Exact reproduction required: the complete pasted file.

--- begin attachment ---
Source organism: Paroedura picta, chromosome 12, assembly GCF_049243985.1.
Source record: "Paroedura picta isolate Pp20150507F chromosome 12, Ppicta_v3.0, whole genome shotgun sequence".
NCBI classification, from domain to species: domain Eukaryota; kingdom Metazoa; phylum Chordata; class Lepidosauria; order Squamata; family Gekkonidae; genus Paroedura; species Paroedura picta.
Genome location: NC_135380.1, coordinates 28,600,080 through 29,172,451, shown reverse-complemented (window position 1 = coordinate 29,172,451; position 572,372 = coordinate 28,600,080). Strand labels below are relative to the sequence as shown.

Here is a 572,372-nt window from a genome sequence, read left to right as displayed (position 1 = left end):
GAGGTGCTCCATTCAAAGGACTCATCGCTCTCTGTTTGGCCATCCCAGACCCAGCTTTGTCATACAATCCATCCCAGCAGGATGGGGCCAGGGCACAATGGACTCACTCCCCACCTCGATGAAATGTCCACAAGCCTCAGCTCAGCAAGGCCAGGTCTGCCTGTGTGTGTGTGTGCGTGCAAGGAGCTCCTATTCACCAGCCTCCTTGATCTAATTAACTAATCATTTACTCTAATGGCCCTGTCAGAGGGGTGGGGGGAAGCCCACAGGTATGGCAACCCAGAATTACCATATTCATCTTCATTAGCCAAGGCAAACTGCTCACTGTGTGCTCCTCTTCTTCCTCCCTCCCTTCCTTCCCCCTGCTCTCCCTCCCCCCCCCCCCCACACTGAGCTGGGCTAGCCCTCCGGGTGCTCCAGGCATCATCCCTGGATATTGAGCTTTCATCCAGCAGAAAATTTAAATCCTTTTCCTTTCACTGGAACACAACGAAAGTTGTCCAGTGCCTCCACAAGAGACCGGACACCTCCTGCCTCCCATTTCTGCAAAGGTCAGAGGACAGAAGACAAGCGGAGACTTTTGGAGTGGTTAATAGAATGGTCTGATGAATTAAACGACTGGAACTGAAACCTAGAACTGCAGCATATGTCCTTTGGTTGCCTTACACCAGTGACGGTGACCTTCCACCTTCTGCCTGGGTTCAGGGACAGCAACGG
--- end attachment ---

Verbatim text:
Source organism: Paroedura picta, chromosome 12, assembly GCF_049243985.1.
Source record: "Paroedura picta isolate Pp20150507F chromosome 12, Ppicta_v3.0, whole genome shotgun sequence".
NCBI classification, from domain to species: domain Eukaryota; kingdom Metazoa; phylum Chordata; class Lepidosauria; order Squamata; family Gekkonidae; genus Paroedura; species Paroedura picta.
Genome location: NC_135380.1, coordinates 28,600,080 through 29,172,451, shown reverse-complemented (window position 1 = coordinate 29,172,451; position 572,372 = coordinate 28,600,080). Strand labels below are relative to the sequence as shown.

Here is a 572,372-nt window from a genome sequence, read left to right as displayed (position 1 = left end):
GAGGTGCTCCATTCAAAGGACTCATCGCTCTCTGTTTGGCCATCCCAGACCCAGCTTTGTCATACAATCCATCCCAGCAGGATGGGGCCAGGGCACAATGGACTCACTCCCCACCTCGATGAAATGTCCACAAGCCTCAGCTCAGCAAGGCCAGGTCTGCCTGTGTGTGTGTGTGCGTGCAAGGAGCTCCTATTCACCAGCCTCCTTGATCTAATTAACTAATCATTTACTCTAATGGCCCTGTCAGAGGGGTGGGGGGAAGCCCACAGGTATGGCAACCCAGAATTACCATATTCATCTTCATTAGCCAAGGCAAACTGCTCACTGTGTGCTCCTCTTCTTCCTCCCTCCCTTCCTTCCCCCTGCTCTCCCTCCCCCCCCCCCCCACACTGAGCTGGGCTAGCCCTCCGGGTGCTCCAGGCATCATCCCTGGATATTGAGCTTTCATCCAGCAGAAAATTTAAATCCTTTTCCTTTCACTGGAACACAACGAAAGTTGTCCAGTGCCTCCACAAGAGACCGGACACCTCCTGCCTCCCATTTCTGCAAAGGTCAGAGGACAGAAGACAAGCGGAGACTTTTGGAGTGGTTAATAGAATGGTCTGATGAATTAAACGACTGGAACTGAAACCTAGAACTGCAGCATATGTCCTTTGGTTGCCTTACACCAGTGACGGTGACCTTCCACCTTCTGCCTGGGTTCAGGGACAGCAACGG